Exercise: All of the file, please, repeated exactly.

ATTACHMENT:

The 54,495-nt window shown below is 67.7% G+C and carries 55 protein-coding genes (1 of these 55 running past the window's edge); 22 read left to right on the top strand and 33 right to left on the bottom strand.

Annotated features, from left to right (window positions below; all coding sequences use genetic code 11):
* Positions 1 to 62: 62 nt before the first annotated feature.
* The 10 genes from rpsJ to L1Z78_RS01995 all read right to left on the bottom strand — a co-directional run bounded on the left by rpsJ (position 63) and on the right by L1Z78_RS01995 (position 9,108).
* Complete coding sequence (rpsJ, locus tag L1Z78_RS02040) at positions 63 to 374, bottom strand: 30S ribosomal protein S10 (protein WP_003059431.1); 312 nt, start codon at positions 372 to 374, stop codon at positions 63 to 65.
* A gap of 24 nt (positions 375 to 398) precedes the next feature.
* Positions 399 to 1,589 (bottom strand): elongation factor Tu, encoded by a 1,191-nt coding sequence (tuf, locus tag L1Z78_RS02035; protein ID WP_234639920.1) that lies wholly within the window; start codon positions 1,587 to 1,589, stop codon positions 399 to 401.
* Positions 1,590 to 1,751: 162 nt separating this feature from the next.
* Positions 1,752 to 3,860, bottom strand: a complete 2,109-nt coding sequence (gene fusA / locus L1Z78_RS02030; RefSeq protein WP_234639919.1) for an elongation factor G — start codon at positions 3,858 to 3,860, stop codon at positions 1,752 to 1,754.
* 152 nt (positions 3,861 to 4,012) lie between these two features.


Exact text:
The 54,495-nt window shown below is 67.7% G+C and carries 55 protein-coding genes (1 of these 55 running past the window's edge); 22 read left to right on the top strand and 33 right to left on the bottom strand.

Annotated features, from left to right (window positions below; all coding sequences use genetic code 11):
* Positions 1 to 62: 62 nt before the first annotated feature.
* The 10 genes from rpsJ to L1Z78_RS01995 all read right to left on the bottom strand — a co-directional run bounded on the left by rpsJ (position 63) and on the right by L1Z78_RS01995 (position 9,108).
* Complete coding sequence (rpsJ, locus tag L1Z78_RS02040) at positions 63 to 374, bottom strand: 30S ribosomal protein S10 (protein WP_003059431.1); 312 nt, start codon at positions 372 to 374, stop codon at positions 63 to 65.
* A gap of 24 nt (positions 375 to 398) precedes the next feature.
* Positions 399 to 1,589 (bottom strand): elongation factor Tu, encoded by a 1,191-nt coding sequence (tuf, locus tag L1Z78_RS02035; protein ID WP_234639920.1) that lies wholly within the window; start codon positions 1,587 to 1,589, stop codon positions 399 to 401.
* Positions 1,590 to 1,751: 162 nt separating this feature from the next.
* Positions 1,752 to 3,860, bottom strand: a complete 2,109-nt coding sequence (gene fusA / locus L1Z78_RS02030; RefSeq protein WP_234639919.1) for an elongation factor G — start codon at positions 3,858 to 3,860, stop codon at positions 1,752 to 1,754.
* 152 nt (positions 3,861 to 4,012) lie between these two features.